“Red Earth, Gold Gate, Shadow Sky” is inspired by interviews with young Cambodian American men deported to Cambodia. These “returnees” survived a long journey between two cultures, only to lose their place once again. Drama professor Mark Jenkins and artist Don Fels conceived the project in 2004; envisioning a dramatic work that would speak to the human universals in the young men’s tragic trajectory while evoking Cambodian art, culture and community. In 2008, they traveled to Phnom Penh to interview returnees, where they also met Sopheap Pich, now a prominent Cambodian sculptor. Pich’s interest in the project widened a collaboration that now includes Seattle’s Cambodian-American community as well. The debut performance is a workshop production of part one of the play.
Red Earth, Gold Gate, Shadow Sky, written by drama professor Mark Jenkins, is the story of a young Cambodian whose family is displaced by war. After enduring the terror of the Khmer Rouge, the family escapes to Thailand where they struggle to survive in refugee camps before being allowed to emigrate to the U.S. In America, the young man and his family continue to struggle against a different set of challenges: gangs, crime and prison. Now, after thirty years of living as an American, the son faces deportation to Cambodia.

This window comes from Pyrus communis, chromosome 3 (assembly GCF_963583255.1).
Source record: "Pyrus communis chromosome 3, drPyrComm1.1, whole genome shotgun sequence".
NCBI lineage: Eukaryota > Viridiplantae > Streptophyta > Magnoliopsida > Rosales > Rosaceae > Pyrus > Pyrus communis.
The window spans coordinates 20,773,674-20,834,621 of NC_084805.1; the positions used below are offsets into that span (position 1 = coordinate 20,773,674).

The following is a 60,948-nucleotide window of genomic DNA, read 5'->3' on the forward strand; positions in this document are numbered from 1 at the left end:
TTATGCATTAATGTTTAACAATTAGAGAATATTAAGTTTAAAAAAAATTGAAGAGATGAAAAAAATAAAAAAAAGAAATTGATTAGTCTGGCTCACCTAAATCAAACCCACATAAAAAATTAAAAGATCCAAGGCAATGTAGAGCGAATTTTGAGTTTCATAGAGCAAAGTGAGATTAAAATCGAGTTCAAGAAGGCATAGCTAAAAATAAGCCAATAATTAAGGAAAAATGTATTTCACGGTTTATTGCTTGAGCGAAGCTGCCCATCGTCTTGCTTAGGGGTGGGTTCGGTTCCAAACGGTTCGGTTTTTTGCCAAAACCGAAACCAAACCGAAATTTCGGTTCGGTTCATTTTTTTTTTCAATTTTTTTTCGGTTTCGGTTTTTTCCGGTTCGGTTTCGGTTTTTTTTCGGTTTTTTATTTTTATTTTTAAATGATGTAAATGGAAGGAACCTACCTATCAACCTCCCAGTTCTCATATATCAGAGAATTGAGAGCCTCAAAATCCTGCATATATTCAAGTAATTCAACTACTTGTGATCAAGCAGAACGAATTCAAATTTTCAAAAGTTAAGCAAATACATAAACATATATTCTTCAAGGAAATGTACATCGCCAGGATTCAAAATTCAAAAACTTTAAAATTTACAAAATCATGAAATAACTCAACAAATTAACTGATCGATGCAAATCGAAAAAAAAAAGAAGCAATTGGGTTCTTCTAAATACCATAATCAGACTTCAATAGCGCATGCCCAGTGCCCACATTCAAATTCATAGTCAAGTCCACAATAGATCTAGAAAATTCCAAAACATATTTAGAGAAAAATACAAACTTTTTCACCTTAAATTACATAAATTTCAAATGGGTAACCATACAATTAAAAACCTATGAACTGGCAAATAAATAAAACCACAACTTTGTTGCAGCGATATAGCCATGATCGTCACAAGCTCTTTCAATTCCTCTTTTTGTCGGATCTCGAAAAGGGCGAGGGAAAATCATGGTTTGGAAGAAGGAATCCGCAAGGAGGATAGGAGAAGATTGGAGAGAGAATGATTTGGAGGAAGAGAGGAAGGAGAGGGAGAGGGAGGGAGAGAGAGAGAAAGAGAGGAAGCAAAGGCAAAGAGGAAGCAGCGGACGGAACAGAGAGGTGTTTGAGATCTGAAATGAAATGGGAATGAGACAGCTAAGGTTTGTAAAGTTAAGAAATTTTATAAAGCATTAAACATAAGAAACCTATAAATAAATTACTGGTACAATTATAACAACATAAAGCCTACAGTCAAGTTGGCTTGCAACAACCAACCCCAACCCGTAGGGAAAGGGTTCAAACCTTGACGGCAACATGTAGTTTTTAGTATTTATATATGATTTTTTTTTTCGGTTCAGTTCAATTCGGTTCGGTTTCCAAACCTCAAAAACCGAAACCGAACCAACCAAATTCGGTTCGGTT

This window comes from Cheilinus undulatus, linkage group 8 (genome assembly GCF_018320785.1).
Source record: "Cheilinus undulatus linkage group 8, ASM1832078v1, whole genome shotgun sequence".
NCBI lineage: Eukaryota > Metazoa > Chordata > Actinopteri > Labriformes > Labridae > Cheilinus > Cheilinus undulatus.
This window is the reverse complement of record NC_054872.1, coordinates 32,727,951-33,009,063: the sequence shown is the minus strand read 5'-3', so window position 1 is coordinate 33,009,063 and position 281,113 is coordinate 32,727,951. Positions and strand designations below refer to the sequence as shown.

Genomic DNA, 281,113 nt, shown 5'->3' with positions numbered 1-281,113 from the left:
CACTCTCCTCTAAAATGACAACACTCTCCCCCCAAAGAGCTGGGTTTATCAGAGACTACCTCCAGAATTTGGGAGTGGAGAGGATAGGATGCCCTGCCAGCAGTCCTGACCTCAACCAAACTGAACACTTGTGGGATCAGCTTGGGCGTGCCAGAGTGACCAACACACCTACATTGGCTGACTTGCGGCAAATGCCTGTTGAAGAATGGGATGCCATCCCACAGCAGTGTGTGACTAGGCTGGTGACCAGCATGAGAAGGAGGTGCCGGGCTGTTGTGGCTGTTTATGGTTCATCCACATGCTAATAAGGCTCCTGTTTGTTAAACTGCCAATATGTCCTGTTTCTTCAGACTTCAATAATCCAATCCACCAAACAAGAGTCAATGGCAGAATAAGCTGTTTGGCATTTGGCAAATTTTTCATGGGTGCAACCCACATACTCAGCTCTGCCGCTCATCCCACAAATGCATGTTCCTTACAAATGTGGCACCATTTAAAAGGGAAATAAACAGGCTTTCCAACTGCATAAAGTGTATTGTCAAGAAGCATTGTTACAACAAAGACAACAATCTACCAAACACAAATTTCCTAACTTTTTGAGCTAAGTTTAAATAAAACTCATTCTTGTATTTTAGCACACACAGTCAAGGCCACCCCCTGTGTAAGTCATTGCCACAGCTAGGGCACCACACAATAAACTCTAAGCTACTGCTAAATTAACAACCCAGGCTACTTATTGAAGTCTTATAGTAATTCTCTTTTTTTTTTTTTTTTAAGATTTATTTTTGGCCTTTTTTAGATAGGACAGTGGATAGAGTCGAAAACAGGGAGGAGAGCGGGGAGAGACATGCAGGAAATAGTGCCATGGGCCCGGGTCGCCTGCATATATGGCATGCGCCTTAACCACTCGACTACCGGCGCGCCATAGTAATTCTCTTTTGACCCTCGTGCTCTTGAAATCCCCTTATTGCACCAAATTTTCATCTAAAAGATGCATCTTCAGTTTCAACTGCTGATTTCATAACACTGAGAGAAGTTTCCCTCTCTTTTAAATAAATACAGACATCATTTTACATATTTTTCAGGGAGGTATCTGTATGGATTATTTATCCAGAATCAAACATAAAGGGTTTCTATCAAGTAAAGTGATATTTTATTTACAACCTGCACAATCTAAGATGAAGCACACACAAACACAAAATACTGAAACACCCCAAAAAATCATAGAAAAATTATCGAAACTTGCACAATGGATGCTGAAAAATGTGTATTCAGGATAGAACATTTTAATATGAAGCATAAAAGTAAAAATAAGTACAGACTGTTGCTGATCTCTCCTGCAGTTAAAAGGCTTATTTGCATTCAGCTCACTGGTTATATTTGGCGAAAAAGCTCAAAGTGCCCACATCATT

Community Workshop Performances:
Neighborhood House, High Point Center
November 18-19, 7:00 p.m.
Suggested donation for all performances is $5
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